Have you ever had your computer or your phone tell you you’ve run out of storage and can’t continue using it? You have to go in and delete your photos and other media to make room for new material. As it turns out, our brains work in a very similar way.
When we’re learning new things, our brains are building and then retracing new neural networks, building synapses (connections between neurons) to help you create and remember patterns and information.
As we practice these same patterns and review this information, our neurotransmitters travel pathways through the synapses and leave a trail; the more well-worn a pathway is, the better we get at doing or knowing that thing. As we’re first learning how to do something, our brain’s synapse pathway may be winding and disorganized, but as we practice, we get more efficient and our brain’s pathway for that action becomes smoother, shorter, and more streamlined. But how?
Sleep and Meditation Hold the Answer
While we sleep, whether it’s for a whole night or just a twenty-minute catnap, our brain’s microglial cells will come around and handily get rid of any synapses that are not well-traveled. Those pathways that are old and dusty are marked by our brain’s chemistry with a molecule that microglial cells recognize, and this molecule signals to them that these synapses are ready to be recycled.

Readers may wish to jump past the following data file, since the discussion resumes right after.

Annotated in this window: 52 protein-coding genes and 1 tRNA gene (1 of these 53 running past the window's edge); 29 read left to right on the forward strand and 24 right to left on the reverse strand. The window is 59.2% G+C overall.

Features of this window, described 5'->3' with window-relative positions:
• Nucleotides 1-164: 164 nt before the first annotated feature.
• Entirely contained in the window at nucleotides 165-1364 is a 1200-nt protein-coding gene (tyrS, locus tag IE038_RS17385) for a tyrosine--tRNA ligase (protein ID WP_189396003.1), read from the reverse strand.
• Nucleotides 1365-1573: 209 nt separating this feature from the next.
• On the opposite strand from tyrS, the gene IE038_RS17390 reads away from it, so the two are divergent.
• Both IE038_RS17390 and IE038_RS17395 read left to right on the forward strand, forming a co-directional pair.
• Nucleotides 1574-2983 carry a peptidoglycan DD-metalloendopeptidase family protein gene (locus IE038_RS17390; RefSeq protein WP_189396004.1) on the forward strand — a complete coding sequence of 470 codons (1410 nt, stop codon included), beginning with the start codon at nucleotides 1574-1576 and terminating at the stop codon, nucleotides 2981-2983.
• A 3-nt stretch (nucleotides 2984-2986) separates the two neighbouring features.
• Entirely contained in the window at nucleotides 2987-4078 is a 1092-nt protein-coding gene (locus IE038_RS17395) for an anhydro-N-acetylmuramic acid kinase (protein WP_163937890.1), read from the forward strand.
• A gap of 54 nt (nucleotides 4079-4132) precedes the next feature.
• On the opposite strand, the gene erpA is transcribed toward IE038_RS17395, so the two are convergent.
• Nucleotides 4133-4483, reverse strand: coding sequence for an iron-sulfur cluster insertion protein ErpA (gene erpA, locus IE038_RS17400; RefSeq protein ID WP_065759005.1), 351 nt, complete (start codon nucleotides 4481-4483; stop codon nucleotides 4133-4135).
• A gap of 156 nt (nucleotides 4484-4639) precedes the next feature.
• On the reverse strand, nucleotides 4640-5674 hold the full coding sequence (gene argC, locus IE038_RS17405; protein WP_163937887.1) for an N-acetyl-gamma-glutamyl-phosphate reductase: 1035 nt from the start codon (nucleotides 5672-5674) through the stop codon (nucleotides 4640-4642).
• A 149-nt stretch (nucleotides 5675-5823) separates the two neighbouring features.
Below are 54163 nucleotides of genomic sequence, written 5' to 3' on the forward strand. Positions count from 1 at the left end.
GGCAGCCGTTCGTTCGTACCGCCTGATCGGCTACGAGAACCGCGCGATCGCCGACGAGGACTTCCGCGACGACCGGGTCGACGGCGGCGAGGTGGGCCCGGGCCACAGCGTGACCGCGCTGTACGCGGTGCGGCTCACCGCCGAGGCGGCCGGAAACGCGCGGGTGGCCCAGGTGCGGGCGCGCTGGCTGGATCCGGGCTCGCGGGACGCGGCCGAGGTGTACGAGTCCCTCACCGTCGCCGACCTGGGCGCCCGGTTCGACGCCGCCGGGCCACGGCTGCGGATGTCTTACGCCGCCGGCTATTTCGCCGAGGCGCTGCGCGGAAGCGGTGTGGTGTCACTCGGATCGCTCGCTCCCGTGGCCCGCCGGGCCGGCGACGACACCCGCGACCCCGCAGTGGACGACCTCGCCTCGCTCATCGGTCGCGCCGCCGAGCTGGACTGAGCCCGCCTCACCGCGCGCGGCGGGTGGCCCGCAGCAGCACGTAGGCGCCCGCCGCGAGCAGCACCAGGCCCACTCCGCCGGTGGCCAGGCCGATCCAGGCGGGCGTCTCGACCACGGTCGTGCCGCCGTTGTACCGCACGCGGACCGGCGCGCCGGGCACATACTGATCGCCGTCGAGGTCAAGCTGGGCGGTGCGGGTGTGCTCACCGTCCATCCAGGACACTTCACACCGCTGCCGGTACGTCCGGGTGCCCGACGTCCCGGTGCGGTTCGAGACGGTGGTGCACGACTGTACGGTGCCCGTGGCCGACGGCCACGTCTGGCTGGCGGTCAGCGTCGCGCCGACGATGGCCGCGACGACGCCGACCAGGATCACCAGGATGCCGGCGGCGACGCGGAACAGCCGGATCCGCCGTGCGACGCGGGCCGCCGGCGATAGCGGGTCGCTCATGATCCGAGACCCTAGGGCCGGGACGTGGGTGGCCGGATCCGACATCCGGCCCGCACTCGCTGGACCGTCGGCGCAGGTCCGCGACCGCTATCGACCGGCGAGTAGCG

This incredible capability of the brain to constantly self-regulate and make sure there’s enough room for new information and learning is fundamentally dependent on getting enough sleep. So this is the reason that when we’re sleep-deprived, we’re also foggy, sluggish to recall information, and slow to pick up new ideas!
(I guess it’s not just about drinking enough coffee to keep you upright). Deep meditation can provide a similar brain-tidying effect, allowing your brain a little time to recover and reorganize — although very little compares to a full night’s sleep.
Mindfulness and Your Brain's Pathways
Even if you may not have as much control as you’d like about how much sleep you get, you do have control over what pathways you keep when the neural garbage men come around. You just need to use the pathways that you do want to keep more than you use the ones you don’t!
This seems like an oversimplification, but it truly is a central tenet of mindfulness, and is harder than it sounds. Creating worn pathways takes conscious choice—stopping and choosing what to think about and how to think about it.
Spending more time contemplating the things that are really important to you will make sure they stay in your brain in a permanent, well-organized way. When confronted with a problem, do you choose to think about it via an anxious pathway or a calm pathway? When thinking about a change, do you choose a positive pathway or a negative pathway?
While emotions, personal brain chemistry, and the myriad neurotransmitters connected to the rest of our body play complex roles in the way that our brain pathways are formed and maintained, this tidbit of neuroscience gives us some small semblance of control over our mindset.
Every chance you get: stop, take a breath, and mindfully decide how you’d like to think about the situation, the relationship, or the choice in front of you. The thought really does count, and you always have a choice.